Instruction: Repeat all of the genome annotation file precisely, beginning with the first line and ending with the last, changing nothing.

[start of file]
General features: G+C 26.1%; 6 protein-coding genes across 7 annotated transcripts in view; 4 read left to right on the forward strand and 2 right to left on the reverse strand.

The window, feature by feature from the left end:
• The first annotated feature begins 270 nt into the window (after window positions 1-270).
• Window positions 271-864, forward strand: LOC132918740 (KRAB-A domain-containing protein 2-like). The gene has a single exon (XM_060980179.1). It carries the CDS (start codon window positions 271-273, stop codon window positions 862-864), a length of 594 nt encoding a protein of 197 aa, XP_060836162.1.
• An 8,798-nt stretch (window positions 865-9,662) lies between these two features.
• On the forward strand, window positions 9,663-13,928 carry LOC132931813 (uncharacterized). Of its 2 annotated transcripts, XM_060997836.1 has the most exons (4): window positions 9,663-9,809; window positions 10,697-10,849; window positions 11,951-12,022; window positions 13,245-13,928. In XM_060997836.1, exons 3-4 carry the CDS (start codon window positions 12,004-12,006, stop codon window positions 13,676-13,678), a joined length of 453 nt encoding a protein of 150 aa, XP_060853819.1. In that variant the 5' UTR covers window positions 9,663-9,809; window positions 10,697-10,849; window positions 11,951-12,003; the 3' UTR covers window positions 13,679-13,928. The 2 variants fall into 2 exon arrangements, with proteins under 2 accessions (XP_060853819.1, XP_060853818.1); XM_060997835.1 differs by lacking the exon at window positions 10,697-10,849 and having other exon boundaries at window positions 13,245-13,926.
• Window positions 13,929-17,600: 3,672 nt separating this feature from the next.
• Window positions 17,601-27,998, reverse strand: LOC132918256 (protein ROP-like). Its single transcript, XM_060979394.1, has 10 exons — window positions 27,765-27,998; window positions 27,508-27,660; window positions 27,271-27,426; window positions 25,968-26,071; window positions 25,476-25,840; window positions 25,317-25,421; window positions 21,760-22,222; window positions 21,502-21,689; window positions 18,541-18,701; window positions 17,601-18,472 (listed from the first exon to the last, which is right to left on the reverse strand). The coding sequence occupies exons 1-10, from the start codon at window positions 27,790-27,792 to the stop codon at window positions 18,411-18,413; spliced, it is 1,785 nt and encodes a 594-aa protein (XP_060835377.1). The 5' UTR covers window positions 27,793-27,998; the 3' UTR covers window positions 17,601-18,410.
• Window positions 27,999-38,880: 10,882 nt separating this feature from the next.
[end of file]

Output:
General features: G+C 26.1%; 6 protein-coding genes across 7 annotated transcripts in view; 4 read left to right on the forward strand and 2 right to left on the reverse strand.

The window, feature by feature from the left end:
• The first annotated feature begins 270 nt into the window (after window positions 1-270).
• Window positions 271-864, forward strand: LOC132918740 (KRAB-A domain-containing protein 2-like). The gene has a single exon (XM_060980179.1). It carries the CDS (start codon window positions 271-273, stop codon window positions 862-864), a length of 594 nt encoding a protein of 197 aa, XP_060836162.1.
• An 8,798-nt stretch (window positions 865-9,662) lies between these two features.
• On the forward strand, window positions 9,663-13,928 carry LOC132931813 (uncharacterized). Of its 2 annotated transcripts, XM_060997836.1 has the most exons (4): window positions 9,663-9,809; window positions 10,697-10,849; window positions 11,951-12,022; window positions 13,245-13,928. In XM_060997836.1, exons 3-4 carry the CDS (start codon window positions 12,004-12,006, stop codon window positions 13,676-13,678), a joined length of 453 nt encoding a protein of 150 aa, XP_060853819.1. In that variant the 5' UTR covers window positions 9,663-9,809; window positions 10,697-10,849; window positions 11,951-12,003; the 3' UTR covers window positions 13,679-13,928. The 2 variants fall into 2 exon arrangements, with proteins under 2 accessions (XP_060853819.1, XP_060853818.1); XM_060997835.1 differs by lacking the exon at window positions 10,697-10,849 and having other exon boundaries at window positions 13,245-13,926.
• Window positions 13,929-17,600: 3,672 nt separating this feature from the next.
• Window positions 17,601-27,998, reverse strand: LOC132918256 (protein ROP-like). Its single transcript, XM_060979394.1, has 10 exons — window positions 27,765-27,998; window positions 27,508-27,660; window positions 27,271-27,426; window positions 25,968-26,071; window positions 25,476-25,840; window positions 25,317-25,421; window positions 21,760-22,222; window positions 21,502-21,689; window positions 18,541-18,701; window positions 17,601-18,472 (listed from the first exon to the last, which is right to left on the reverse strand). The coding sequence occupies exons 1-10, from the start codon at window positions 27,790-27,792 to the stop codon at window positions 18,411-18,413; spliced, it is 1,785 nt and encodes a 594-aa protein (XP_060835377.1). The 5' UTR covers window positions 27,793-27,998; the 3' UTR covers window positions 17,601-18,410.
• Window positions 27,999-38,880: 10,882 nt separating this feature from the next.